Most job seekers on the market ensure that they are well-prepared for job interviews and the same ought to be true of those conducting the interviews. Many managers are expected to lead the hiring process, so knowing the basics of interviewing best practices is useful. By keeping such essentials in mind, even inexperienced managers can command an interview with professionalism and efficiency.

Keep it simple

A job interview has a definite scope of purpose: it asks whether or not a candidate has the job skills necessary to perform the duties of the role; it assesses other pertinent skills, plus cultural fit for the organization; and it is a public relations opportunity. If the job has been appropriately advertised, sourced and pre-screened, all interviewees should possess the essential skills that you are hiring for. And while you will safeguard such assumptions by asking technical questions that verify the candidates’ expertise, interviews often lose focus when the topics shift away from essential skills.

Assessing other pertinent skills

This includes soft-skills. And, as you have probably experienced yourself, behavioural questions are the standard for discerning which of your candidates is the right ‘fit.’ However, it is not enough to simply ask generic behavioural questions. Almost every interviewee will be practiced in describing a stressful situation and how they overcame it. Or when they won over an unhappy customer. Or how they handled being caught in conflict. Sure, these questions are be exactly the ones you need to ask if they are relevant. But if you rely on stock questions, you will get stock answers in return.

Instead, try to structure your behavioural questions around the competencies you are hiring for. Are you hiring a leader who will be charged with implementing new processes? Then, for example, ask candidates to describe a time in which they convinced their coworkers to embrace changes to their duties or responsibilities. Or maybe you are looking to counteract high turnover in a role that is fast-paced and has competing priorities. Here, you might investigate a candidate’s initiative by asking them how they came up with a solution that required out-of-the-box thinking to complete an urgent task.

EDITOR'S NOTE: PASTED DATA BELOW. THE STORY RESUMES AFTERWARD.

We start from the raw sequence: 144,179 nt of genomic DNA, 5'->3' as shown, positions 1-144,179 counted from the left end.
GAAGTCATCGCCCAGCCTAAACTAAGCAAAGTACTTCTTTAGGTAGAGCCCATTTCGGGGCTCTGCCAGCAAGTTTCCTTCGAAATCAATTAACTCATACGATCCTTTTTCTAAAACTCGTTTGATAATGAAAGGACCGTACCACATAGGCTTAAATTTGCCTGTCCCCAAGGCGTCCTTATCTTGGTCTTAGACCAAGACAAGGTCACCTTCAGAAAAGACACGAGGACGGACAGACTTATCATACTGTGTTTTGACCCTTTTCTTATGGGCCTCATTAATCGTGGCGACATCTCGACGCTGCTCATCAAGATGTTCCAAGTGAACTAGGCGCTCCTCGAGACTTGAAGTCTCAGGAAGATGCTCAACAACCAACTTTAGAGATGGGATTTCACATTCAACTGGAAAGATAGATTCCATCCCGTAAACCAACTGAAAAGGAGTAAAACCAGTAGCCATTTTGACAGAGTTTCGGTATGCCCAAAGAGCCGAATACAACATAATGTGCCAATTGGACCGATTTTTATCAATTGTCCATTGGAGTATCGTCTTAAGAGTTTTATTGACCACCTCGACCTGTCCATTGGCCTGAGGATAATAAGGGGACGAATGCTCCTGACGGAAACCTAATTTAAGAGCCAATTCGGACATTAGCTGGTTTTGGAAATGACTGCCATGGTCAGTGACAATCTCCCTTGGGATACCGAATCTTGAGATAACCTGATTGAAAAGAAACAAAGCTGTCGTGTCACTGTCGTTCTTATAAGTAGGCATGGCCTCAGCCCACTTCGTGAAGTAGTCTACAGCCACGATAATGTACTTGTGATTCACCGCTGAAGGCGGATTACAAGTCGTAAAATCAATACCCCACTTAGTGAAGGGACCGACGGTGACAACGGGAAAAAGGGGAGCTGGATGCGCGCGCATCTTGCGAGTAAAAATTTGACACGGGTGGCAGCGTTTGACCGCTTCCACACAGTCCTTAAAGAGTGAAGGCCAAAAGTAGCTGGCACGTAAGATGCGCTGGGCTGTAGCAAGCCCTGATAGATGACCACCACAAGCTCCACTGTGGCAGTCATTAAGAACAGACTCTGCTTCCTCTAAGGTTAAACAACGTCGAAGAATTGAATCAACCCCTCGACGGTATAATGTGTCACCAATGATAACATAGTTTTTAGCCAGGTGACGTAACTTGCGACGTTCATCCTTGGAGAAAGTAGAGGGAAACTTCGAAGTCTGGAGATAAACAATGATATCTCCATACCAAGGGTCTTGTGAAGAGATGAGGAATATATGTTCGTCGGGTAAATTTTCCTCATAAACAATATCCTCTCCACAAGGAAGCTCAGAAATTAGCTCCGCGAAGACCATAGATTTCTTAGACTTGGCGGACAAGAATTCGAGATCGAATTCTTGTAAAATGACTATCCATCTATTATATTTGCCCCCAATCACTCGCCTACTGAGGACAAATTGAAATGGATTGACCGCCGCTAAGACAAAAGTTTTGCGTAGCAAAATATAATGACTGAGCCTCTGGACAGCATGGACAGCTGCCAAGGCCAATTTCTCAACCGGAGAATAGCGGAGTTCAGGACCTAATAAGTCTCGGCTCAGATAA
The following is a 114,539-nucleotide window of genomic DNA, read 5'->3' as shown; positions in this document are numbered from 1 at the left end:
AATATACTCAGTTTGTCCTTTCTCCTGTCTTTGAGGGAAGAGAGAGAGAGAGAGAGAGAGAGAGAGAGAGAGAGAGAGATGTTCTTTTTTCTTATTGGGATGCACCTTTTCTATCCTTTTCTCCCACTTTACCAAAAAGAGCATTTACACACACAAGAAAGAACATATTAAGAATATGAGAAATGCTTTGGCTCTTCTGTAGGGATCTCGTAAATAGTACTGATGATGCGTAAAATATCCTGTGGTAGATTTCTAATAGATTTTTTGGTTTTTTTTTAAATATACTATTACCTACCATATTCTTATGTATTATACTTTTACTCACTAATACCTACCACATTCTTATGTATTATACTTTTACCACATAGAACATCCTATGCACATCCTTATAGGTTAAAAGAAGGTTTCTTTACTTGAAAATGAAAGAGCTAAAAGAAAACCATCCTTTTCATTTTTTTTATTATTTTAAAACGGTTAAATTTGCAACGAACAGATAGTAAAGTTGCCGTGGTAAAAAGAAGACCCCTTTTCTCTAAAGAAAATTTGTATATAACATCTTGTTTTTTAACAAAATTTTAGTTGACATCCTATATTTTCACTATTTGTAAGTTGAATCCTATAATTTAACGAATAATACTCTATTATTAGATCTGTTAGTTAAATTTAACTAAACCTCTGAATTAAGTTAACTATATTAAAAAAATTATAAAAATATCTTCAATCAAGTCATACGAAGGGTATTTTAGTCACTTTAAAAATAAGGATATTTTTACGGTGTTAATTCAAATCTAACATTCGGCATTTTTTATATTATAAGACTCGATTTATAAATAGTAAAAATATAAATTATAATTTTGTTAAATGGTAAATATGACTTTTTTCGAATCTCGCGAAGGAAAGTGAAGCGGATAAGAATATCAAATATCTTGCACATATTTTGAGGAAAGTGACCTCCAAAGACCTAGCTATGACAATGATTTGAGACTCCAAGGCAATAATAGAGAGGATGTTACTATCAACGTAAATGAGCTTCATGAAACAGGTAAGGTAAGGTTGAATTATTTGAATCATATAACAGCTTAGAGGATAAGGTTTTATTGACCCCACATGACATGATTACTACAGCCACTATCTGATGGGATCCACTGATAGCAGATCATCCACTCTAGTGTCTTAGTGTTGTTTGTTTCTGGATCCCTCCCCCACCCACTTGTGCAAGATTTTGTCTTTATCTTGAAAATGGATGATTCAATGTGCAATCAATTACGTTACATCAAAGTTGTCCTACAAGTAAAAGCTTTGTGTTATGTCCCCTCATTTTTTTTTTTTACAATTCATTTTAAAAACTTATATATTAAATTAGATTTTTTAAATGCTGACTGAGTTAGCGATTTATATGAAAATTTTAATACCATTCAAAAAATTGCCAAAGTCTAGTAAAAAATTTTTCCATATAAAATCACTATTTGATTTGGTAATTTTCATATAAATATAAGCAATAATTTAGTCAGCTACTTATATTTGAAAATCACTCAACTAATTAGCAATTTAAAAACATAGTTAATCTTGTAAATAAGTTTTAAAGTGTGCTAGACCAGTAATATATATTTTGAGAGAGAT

While behavioural questions encourage anecdotal responses that are conversational and digressive in tone, you, the interviewer, should avoid the temptation to mirror this. Do not be too chummy, or too keen to share your own stories. Ideally, the vast majority of an interview should be job-related and candidate-focused.

Interviews are a public relations opportunity

The 21st-century has seen a shift in the balance of power away from the employer. Many candidates do not perceive the hiring process as older generations did. This means that job interviews should reflect the signs of the times. At the very least, employers should remember that the internet allows anyone with a smartphone to post comments on job boards and social media sites that might hurt a firm’s public image. Sure, one comment is unlikely to damage a company’s reputation but if enough interviews lack cohesion and professionalism, you may hear about it online.

Try typing “worst interview questions” or “worst interview experiences” into a search engine and remind yourself that you may control the interview as it happens but you can only influence how the interview is reported afterwards. If you are professional, courteous, focused and well-prepared, even the candidates you do not hire will be inclined to comment on you favourably.

Practice makes perfect

We conduct thousands of interviews a year. Every single one offers up something different because every candidate is a unique person. Still, by conducting our interviews with tried-and-tested methods that speak to our professionalism, we are proud to boast a network of candidates who value our services. Why not encourage this approach in your own interviews?